The best practice that the company would have performed is to provide a notice to the employees about the condition of the company and ask them to find job somewhere else. The company MG Rover should have tried their best to maintain the interest of the employees in their business. When the organization provides employment to the people in the company then it is important for the human resource management of that organization to take care of the interest of the employees of the company. Even in such case when the company is failing or shutting down its business, at that time also the company should attempt to arrange employment for the employees are other places so that they do not become unemployed suddenly. The government of the country should monitor the actions of the company so that the interest of the employees is not harmed in any way. In this way, they would have treated the employees ethically (Fuzi, Habidin, Hibadullah, Zamri, & Desa, 2015).

Corporate accountability refers to the ability of the people that are affected by the corporation, to hold the corporation accountable for the situations occurred. This aspect states that the organization is liable for every aspect faced by the stakeholders of the company. Also, the stakeholders have the right to hold the management of the company accountable for the deeds happened to them. This aspect provides the power to the multinational organization to take power in their hand and initiate actions to satisfy the stakeholders of the company. On the other hand, corporate citizenship refers to the process under which the organization is implied to comply with the social, ethical, legal and economic responsibilities as established by the stakeholders of the company (Engert, & Baumgartner, 2016). Considering both the aspects it should be noted that both the aspects corporate citizenship and corporate accountability have same motive to follow but both the aspects provide differential power to both the parties present in the given case that are, government and multinationals (Epstein, Buhovac, & Yuthas, 2015).

The fact should be noted that the power that is present in the hands of the government cannot decrease in any way because the power held with government does not depend on any other aspect, however, the power that an organization has can be easily waived by the decisions of the government. In the given case, the government was unable to make an adequate decision because of their incapacity to understand the depth of the case and take corrective actions. The government did not lose their power in the given case but they did not exercise their powers in the appropriate manner (Nason, Bacq, & Gras, 2018). The aspect of corporate accountability and citizenship lays a major focus on the dimensions in which the company has to focus while initiating their profit-making objective in the external environment. This aspect does not relate to the powers of government against the company. The theories like corporate accountability and citizenship are formed to enhance the corporate sustainability activities of the company and to assist them with various ways that can help them to manage their position in the target market and succeed at the same time (Janssen, Sen, & Bhattacharya, 2015).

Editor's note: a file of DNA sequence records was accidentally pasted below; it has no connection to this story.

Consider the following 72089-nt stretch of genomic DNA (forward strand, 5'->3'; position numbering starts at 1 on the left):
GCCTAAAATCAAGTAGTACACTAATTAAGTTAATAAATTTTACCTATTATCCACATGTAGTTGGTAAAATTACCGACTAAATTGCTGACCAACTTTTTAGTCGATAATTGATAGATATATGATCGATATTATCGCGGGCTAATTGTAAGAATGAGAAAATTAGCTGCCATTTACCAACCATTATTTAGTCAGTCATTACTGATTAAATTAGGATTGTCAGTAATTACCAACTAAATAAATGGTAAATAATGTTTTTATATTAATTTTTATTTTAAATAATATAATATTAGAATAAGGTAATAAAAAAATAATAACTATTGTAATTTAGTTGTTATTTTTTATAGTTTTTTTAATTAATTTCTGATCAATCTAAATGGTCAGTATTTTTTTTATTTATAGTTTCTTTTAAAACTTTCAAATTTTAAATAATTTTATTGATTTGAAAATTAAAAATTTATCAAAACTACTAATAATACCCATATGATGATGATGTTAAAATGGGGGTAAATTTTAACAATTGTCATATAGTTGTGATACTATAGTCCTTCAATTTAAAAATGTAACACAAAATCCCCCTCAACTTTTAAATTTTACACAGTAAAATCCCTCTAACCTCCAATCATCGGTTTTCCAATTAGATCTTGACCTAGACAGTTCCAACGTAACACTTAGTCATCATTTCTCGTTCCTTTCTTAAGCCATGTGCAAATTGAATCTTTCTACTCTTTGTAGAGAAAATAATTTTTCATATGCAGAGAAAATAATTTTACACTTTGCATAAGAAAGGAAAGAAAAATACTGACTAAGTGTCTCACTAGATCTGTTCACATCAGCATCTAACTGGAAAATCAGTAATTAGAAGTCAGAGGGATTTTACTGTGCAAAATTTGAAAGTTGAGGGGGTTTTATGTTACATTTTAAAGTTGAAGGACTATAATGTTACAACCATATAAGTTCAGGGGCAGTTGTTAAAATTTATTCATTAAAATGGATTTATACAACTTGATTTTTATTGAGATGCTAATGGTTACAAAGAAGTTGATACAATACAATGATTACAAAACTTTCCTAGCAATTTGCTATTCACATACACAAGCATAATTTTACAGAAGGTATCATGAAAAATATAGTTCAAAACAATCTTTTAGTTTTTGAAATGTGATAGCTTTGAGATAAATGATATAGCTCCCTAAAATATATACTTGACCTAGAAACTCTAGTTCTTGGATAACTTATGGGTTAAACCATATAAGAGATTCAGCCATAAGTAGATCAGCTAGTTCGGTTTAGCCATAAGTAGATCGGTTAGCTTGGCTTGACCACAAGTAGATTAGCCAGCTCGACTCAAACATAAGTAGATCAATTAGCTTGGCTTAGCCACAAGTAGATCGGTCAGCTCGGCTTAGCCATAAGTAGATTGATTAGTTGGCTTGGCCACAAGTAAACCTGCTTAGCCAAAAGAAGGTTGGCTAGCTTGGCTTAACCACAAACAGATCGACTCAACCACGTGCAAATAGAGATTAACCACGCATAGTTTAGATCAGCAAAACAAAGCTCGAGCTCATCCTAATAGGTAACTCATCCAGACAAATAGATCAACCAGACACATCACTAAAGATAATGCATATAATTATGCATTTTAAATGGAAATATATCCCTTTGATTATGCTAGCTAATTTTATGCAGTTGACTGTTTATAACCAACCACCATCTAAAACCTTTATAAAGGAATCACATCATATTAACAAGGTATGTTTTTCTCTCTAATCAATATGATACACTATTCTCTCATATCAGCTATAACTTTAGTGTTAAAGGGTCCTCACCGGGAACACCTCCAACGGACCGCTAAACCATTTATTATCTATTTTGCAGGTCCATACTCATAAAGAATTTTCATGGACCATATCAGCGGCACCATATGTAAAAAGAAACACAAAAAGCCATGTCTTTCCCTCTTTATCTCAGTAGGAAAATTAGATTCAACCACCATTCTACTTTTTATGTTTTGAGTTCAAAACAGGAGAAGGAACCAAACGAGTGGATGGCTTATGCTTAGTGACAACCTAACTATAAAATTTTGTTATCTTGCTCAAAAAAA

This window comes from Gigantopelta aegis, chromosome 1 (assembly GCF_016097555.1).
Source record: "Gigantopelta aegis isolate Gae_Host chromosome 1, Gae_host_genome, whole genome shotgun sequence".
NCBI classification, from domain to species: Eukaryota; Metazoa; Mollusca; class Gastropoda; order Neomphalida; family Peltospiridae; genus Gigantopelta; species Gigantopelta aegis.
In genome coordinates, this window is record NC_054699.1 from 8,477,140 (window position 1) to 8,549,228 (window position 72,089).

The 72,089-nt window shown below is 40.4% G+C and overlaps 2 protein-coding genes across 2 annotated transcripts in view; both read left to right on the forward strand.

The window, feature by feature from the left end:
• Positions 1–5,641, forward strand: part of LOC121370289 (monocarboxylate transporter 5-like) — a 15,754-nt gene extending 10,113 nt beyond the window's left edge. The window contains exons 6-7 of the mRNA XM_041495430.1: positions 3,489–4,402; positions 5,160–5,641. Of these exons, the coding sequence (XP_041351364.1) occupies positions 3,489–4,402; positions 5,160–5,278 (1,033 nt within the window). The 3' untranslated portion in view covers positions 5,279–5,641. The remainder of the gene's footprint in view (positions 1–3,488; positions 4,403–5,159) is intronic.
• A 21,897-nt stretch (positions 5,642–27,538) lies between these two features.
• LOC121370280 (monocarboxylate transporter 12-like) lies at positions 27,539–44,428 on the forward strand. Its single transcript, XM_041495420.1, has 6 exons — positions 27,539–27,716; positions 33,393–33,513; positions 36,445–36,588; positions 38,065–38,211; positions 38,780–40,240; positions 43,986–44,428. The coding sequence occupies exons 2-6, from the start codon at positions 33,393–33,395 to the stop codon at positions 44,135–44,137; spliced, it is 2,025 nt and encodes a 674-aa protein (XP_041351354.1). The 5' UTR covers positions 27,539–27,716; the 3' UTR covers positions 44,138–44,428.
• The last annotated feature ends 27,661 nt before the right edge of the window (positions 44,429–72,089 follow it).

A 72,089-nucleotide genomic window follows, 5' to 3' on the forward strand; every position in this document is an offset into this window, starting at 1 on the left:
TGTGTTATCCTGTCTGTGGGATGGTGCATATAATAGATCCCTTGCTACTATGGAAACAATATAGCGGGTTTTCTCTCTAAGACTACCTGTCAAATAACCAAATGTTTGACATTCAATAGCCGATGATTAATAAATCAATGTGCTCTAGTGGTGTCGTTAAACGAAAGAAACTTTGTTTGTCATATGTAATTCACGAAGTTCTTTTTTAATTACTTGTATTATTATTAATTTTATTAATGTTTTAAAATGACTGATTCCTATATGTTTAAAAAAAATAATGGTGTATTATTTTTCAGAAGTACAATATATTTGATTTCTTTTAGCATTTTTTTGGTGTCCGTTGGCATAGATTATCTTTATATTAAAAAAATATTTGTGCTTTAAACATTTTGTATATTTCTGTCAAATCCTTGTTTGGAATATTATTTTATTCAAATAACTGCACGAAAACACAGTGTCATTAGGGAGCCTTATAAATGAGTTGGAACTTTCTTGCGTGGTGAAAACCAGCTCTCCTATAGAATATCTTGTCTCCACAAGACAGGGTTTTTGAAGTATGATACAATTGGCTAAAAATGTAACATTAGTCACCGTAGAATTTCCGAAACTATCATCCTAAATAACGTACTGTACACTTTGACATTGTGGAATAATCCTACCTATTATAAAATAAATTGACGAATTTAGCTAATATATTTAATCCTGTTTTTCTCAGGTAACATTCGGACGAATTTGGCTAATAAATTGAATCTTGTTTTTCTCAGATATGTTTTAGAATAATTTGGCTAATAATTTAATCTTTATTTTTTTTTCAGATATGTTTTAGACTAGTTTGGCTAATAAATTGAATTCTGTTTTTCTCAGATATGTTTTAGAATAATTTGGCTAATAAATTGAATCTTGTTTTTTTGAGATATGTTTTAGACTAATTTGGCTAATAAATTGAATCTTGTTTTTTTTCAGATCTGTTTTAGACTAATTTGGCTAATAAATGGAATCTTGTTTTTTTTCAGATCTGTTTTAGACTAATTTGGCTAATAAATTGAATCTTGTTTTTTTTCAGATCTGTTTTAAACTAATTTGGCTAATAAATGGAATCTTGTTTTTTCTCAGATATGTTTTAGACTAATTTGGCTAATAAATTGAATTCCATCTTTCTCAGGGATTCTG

So, it can be said that these approaches do not decrease the power of government instead it helps the organizations in easily performing their task and somehow reducing the monitoring activity of the government. As corporate accountability and citizenship both demands the organization to effectively comply with all the CSR activities and become liable for the events that they have performed for the stakeholders of the company. The two main actors in the given case are government and the company MG Rover. In the given case, the government of the country did not take any specific action to protect the interest of stakeholders of company instead; they acted as a mute audience that shows that there was less relative power in the hands of the government. However, it would be a wrong to say that the government lost its power in the MG Rover as no association can rip-off the rights from the government but themselves (Sukitsch, Engert, & Baumgartner, 2015).